That’s science, baby!

Residents of a North Carolina town reject solar power plan because they think it will use up all the sunlight and kill the plants.

A town meeting in Woodland, North Carolina heard public comments on a proposed solar farm in which citizens, including a retired science teacher called Jane Mann, spoke out against the proposal.

Ms Mann opposes the solar expansion because she believes it would lower her property values. She also said that plants near solar farms do not thrive because there wasn’t enough sunshine left over for them to photosynthesize. She also evinced a belief that solar panels cause cancer. Her husband added that solar panels “suck up all the energy from the sun.”

That makes sense. There is only a finite amount of sunlight and if solar panels take some of it, less will be left for other purposes. And she is not merely proposing a theory. She has data because she has observed plants that are brown and dead near solar panels. She did not explain why it could not be the other way around, that the greedy plants will hog all the sunlight and leave nothing for the panels. No doubt she has applied for a grant to conduct further research.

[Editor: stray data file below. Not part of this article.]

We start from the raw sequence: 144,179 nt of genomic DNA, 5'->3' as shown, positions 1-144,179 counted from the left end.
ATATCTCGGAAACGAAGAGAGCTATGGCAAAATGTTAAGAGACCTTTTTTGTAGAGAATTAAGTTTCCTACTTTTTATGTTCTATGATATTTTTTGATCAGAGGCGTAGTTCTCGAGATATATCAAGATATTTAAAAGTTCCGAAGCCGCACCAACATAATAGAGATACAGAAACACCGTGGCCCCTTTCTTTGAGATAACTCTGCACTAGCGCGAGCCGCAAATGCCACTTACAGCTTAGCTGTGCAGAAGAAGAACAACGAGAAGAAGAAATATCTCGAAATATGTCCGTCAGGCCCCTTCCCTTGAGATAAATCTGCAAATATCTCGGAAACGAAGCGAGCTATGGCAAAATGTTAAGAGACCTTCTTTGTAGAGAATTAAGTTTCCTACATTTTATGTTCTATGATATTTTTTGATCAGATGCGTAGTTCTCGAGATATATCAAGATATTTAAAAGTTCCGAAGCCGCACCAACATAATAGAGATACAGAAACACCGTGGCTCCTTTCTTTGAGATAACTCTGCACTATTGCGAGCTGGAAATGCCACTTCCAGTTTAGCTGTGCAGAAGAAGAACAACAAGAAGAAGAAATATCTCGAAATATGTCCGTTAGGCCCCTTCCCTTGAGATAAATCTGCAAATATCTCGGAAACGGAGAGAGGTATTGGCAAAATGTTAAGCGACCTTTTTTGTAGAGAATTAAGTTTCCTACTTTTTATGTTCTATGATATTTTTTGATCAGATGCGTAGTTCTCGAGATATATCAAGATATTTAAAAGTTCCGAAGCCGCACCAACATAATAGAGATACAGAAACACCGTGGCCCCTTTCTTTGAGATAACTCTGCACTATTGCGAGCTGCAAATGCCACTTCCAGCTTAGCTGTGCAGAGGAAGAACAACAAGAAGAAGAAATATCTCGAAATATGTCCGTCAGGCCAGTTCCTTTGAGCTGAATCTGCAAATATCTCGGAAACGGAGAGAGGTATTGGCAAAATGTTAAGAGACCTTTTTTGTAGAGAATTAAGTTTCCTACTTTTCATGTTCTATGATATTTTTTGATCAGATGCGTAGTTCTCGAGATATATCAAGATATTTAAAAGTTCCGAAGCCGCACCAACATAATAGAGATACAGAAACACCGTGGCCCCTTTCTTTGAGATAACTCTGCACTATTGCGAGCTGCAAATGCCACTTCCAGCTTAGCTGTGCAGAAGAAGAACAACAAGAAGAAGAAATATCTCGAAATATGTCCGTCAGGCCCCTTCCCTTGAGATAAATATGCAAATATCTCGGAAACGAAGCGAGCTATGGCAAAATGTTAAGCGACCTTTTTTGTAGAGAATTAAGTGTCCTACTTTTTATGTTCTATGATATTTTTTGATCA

Anyway, these solid science-based arguments persuaded the town council to place a moratorium on all solar farms. You can’t be too careful, after all. Why, if you put in enough solar farms, there may be no daylight at all.


  1. Jean says

    You might want to check Pharyngula and see PZ’s take on it which seems a bit more objective than the initial response everyone gets (including me).

  2. busterggi says

    “Why, if you put in enough solar farms, there may be no daylight at all.”

    Damned straight! Why there used to be 24/7 sunlight until windows were invented and started trapping sunlight inside buildings -- now we average around 12 hours a day of darkness.

  3. atheistblog says

    If you have to disparage these people, How would you describe those Smithsonian researcher who take cash from oil companies and submit falsified data to science journals ?
    It’s all about one thing, vested interest in money.

  4. fentex says

    I think PZM may be right by looking at the broader context which suggest the getleman meant that turning the town into a passive generator of energy sucks the energy from people sunlight might otherwise have stirred.